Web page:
Free speech and government are always at odds. You wouldn’t think this would be the case, but it is true. You see, in a society where the news is controlled, your viewpoint is the only one heard, and you can control the messaging.
Free speech has the tendency to allow for things that you can’t control to be said, and because of this, a lot of time is spent, even in free societies, in controlling speech.
So, if it’s true that government and free speech are enemies, and yet the people want free speech, what can be done? Well, you can use fear to attempt to control speech—in the name of security.
Law professors warn that new legislation allows state to seize websites merely for linking to other websites that host copyrighted material.
New legislation that would give the US government the power to seize website domains on a whim with no oversight merely for linking to sites that host copyrighted material has been labeled a hallmark of “repressive regimes” by a group of law professors who warn that the bill allows the state to “break the Internet addressing system”.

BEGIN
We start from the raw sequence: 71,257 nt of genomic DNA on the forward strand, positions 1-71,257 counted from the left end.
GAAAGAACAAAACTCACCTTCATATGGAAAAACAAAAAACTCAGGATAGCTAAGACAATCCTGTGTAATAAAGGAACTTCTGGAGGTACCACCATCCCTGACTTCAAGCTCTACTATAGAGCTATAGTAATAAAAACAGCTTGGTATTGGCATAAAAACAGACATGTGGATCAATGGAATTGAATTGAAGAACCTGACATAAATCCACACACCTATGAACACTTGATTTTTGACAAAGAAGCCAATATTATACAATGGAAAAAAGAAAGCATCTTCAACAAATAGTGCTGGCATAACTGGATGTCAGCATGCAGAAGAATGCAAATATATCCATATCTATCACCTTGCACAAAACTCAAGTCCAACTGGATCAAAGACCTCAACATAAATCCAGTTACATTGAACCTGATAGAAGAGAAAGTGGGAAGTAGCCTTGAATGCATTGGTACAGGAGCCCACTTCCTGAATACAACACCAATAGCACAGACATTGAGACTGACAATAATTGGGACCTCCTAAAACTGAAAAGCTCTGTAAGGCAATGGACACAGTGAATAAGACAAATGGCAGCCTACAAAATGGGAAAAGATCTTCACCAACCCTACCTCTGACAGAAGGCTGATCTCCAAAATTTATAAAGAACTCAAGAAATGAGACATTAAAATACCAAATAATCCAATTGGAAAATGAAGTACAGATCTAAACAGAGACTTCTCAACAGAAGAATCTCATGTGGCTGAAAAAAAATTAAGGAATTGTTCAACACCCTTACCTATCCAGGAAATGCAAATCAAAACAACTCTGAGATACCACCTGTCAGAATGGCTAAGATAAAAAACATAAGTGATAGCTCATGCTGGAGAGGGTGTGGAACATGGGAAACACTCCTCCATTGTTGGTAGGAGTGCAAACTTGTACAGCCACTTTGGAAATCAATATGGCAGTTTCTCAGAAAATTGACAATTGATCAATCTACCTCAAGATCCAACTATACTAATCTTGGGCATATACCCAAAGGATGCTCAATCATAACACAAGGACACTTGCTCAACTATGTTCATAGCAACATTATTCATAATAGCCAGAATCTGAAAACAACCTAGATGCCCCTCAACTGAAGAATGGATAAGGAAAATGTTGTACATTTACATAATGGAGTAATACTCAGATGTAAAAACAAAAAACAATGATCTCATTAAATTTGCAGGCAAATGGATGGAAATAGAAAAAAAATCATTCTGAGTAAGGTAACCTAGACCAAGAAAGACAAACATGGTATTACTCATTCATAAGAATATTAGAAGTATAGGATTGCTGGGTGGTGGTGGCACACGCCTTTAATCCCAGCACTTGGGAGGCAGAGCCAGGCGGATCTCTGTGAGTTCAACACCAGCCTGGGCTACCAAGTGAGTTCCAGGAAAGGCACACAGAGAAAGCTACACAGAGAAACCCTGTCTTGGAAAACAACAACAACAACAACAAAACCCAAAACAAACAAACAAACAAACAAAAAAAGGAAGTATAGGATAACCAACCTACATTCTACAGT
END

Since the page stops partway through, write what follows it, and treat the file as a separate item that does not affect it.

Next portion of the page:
The Protect IP bill, currently stalled in the Senate, represents a death blow to Internet freedom of speech.
I do not believe this bill got passed, because the Internet rebelled; however, that doesn’t mean that the government won’t try again. You see, the government knows that as long as you can get your information from multiple sources, or read leaks from people like Julian Assange, etc., they don’t have as much control as they would like.
And I’m not one of those that thinks that government is intentionally malicious. Rather than the evil super-villain, I believe that many that go into government believe that they can solve problems for people with their power (great power, great responsibility and all), and so they go about trying. What they don’t realize is the trade-offs and the sacrifices, and that as they strip away liberty under the guise of protecting the people, they actually are changing the country, and making it possible for future government to take away more liberty.
So let free speech reign, even if you don’t like what’s being said. It’s better to be free than to have freedom chipped away in the name of fixing things for us.